10 Minutes with… Eleanor Dewar

1. Describe Inclusive Technology in one word.

Freedom

2. What does inclusive innovation mean to you?

Inclusive innovation to me is about moving beyond the very basics of accessibility. I would suggest that inclusive innovation is at a stage which works to allow people with disabilities to engage with their local communities and the world at large without having to worry about planning weeks in advance. Inclusive innovation is working towards instantaneous and real-time updated information and support, allowing those of us with disabilities to embrace the spontaneity of life. 

3. Why do you think accessibility for disabled people is an important issue?

Being a disabled young woman I often sit in meetings and hear people talk about how the purple pound is a huge untapped market, and bite my tongue. Yes there is a huge economic benefit for supporting people with disabilities. However as a young woman with a hidden disability I am more than the amount of spending money in my wallet; accessibility is a critical issue to ensure that everyone in Britain with a disability is able to lead as full, varied, spontaneous and enjoyable a life as possible. It is supporting this aim of quality of life that Business, the Government and Society as a whole must strive to work towards. 

4. How can inclusive technology support people with Hidden Disabilities?

Technology has huge potential to support people with hidden disabilities. This can take many forms from a coach supporting a person with anxiety and agoraphobia at a distance via instant messaging, to an app detailing quiet spaces at busy transport hubs. To many,  travelling through a busy station is an annoyance, but for some of us it can cause an emotional meltdown that can destroy our whole day.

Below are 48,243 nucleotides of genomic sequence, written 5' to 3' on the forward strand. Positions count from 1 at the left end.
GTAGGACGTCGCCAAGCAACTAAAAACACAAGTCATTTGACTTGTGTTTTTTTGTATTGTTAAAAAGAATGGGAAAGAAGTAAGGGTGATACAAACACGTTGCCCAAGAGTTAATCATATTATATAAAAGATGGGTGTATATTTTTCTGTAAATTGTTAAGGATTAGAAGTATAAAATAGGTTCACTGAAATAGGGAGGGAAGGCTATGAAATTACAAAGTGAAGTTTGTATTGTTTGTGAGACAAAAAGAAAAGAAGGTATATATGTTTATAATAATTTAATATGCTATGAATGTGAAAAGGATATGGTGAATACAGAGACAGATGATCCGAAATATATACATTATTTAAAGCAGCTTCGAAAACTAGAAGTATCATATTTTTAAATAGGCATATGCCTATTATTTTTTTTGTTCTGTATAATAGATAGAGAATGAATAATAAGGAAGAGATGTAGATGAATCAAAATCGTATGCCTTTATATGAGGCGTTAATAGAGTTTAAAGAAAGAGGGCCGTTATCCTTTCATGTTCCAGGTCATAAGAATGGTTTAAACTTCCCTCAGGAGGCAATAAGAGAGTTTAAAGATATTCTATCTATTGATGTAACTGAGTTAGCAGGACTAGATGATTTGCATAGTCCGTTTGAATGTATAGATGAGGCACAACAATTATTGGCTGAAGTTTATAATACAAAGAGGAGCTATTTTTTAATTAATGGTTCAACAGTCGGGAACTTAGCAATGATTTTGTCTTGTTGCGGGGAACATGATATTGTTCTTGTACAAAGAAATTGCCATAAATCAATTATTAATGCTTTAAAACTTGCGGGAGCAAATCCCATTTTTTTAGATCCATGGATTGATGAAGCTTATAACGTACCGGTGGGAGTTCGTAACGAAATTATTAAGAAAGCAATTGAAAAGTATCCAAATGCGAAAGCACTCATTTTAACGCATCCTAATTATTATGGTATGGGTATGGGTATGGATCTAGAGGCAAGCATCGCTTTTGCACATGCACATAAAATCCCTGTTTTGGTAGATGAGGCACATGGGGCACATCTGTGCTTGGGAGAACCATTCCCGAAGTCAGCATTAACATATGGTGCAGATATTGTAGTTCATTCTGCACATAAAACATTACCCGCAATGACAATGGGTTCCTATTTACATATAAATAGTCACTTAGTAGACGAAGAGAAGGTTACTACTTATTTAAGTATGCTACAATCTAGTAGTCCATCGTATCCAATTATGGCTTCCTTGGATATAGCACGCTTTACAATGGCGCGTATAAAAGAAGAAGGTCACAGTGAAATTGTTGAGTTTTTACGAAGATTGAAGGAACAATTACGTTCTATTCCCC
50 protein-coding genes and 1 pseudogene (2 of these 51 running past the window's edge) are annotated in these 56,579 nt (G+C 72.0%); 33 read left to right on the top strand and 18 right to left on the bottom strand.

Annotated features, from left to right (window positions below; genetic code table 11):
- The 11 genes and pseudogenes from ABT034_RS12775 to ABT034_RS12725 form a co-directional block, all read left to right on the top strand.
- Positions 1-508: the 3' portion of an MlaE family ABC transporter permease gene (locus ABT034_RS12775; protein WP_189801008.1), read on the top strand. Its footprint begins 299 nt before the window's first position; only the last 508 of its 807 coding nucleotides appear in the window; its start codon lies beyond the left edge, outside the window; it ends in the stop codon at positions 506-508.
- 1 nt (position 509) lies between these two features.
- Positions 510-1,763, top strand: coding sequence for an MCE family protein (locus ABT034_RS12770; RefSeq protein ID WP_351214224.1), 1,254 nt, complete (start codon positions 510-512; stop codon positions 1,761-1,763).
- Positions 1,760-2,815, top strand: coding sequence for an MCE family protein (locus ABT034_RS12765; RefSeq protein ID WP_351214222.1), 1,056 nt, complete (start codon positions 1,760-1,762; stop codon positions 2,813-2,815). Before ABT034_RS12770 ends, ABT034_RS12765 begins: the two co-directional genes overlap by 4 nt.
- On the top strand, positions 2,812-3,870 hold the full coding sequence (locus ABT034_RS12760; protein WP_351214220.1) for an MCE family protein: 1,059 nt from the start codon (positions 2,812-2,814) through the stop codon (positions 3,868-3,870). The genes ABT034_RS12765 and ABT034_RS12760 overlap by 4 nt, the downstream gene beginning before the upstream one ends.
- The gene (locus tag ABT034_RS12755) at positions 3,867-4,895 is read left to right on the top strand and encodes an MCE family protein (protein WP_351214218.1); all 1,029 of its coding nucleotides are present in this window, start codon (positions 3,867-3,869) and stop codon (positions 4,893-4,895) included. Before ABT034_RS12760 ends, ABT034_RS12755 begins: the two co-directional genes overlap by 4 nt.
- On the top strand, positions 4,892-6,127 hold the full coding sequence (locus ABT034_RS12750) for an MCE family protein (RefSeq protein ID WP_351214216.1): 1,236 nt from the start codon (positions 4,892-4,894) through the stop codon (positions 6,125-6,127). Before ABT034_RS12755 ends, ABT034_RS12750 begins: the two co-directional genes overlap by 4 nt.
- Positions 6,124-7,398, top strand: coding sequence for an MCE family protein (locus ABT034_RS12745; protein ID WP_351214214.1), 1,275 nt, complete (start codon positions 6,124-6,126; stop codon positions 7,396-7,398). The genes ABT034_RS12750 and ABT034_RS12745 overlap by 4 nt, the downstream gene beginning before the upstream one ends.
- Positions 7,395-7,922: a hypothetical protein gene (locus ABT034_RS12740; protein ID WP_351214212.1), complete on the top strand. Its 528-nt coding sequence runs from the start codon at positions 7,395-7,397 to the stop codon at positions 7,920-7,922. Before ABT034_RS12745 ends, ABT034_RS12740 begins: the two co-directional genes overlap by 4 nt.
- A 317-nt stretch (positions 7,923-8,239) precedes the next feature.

The organisation I work for, BlueAssistUK, has really helped me with asking for help and  support without outing my disability to the world. Often people say just ask for help, but due to the stigmatisation of my mental health disorder by the media and society at large, asking for help out loud is often risky – I might be helped or the police might be called. As such, being able to use the BlueAssist App to ask for support, in an unobtrusive and informative way, enables me to get help and reduces the risk. 

5. Where do you think the next big opportunity is for the development of inclusive technology?

I think there are a number of big opportunities, firstly the widening of what is understood when we talk about disability. Inclusive technology that embraces the wide range of neurodiversity and hidden disabilities is a huge area with more and more excellent work being done every day. 

Another key area for inclusive technology is not only “nothing about us without us” but also the wide range of disabled designers who are building tools which work in their daily lives. It is this body of developers and designers who I find the most exciting and I look forward to seeing what is produced by this group to support a variety of disabilities.

                       

 

 

Jasmin Khanom